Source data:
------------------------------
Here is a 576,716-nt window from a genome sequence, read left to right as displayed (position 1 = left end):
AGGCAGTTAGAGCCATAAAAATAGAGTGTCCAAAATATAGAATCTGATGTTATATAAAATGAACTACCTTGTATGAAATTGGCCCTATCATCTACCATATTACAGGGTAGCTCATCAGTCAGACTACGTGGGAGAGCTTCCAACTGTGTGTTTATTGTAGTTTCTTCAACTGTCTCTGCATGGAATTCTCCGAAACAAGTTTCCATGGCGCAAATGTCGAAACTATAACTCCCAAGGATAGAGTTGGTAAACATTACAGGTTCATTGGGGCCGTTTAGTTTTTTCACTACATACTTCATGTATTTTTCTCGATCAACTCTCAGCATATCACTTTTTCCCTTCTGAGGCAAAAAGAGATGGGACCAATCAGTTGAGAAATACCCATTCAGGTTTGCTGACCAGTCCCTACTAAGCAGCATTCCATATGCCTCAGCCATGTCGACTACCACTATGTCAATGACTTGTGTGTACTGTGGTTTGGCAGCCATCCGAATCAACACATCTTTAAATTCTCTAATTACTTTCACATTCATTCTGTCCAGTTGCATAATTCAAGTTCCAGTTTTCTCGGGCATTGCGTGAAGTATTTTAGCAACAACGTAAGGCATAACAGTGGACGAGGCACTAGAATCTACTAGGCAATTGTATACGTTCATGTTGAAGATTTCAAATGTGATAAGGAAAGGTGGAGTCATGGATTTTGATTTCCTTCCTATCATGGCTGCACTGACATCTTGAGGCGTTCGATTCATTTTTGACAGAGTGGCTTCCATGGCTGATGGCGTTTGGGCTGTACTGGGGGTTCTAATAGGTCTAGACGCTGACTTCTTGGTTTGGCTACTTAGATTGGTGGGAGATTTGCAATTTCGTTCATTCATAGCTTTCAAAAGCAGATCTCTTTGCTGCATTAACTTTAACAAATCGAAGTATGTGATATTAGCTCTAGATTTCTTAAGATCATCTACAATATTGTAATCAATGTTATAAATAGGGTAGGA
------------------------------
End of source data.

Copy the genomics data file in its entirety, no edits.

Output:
Here is a 576,716-nt window from a genome sequence, read left to right as displayed (position 1 = left end):
AGGCAGTTAGAGCCATAAAAATAGAGTGTCCAAAATATAGAATCTGATGTTATATAAAATGAACTACCTTGTATGAAATTGGCCCTATCATCTACCATATTACAGGGTAGCTCATCAGTCAGACTACGTGGGAGAGCTTCCAACTGTGTGTTTATTGTAGTTTCTTCAACTGTCTCTGCATGGAATTCTCCGAAACAAGTTTCCATGGCGCAAATGTCGAAACTATAACTCCCAAGGATAGAGTTGGTAAACATTACAGGTTCATTGGGGCCGTTTAGTTTTTTCACTACATACTTCATGTATTTTTCTCGATCAACTCTCAGCATATCACTTTTTCCCTTCTGAGGCAAAAAGAGATGGGACCAATCAGTTGAGAAATACCCATTCAGGTTTGCTGACCAGTCCCTACTAAGCAGCATTCCATATGCCTCAGCCATGTCGACTACCACTATGTCAATGACTTGTGTGTACTGTGGTTTGGCAGCCATCCGAATCAACACATCTTTAAATTCTCTAATTACTTTCACATTCATTCTGTCCAGTTGCATAATTCAAGTTCCAGTTTTCTCGGGCATTGCGTGAAGTATTTTAGCAACAACGTAAGGCATAACAGTGGACGAGGCACTAGAATCTACTAGGCAATTGTATACGTTCATGTTGAAGATTTCAAATGTGATAAGGAAAGGTGGAGTCATGGATTTTGATTTCCTTCCTATCATGGCTGCACTGACATCTTGAGGCGTTCGATTCATTTTTGACAGAGTGGCTTCCATGGCTGATGGCGTTTGGGCTGTACTGGGGGTTCTAATAGGTCTAGACGCTGACTTCTTGGTTTGGCTACTTAGATTGGTGGGAGATTTGCAATTTCGTTCATTCATAGCTTTCAAAAGCAGATCTCTTTGCTGCATTAACTTTAACAAATCGAAGTATGTGATATTAGCTCTAGATTTCTTAAGATCATCTACAATATTGTAATCAATGTTATAAATAGGGTAGGA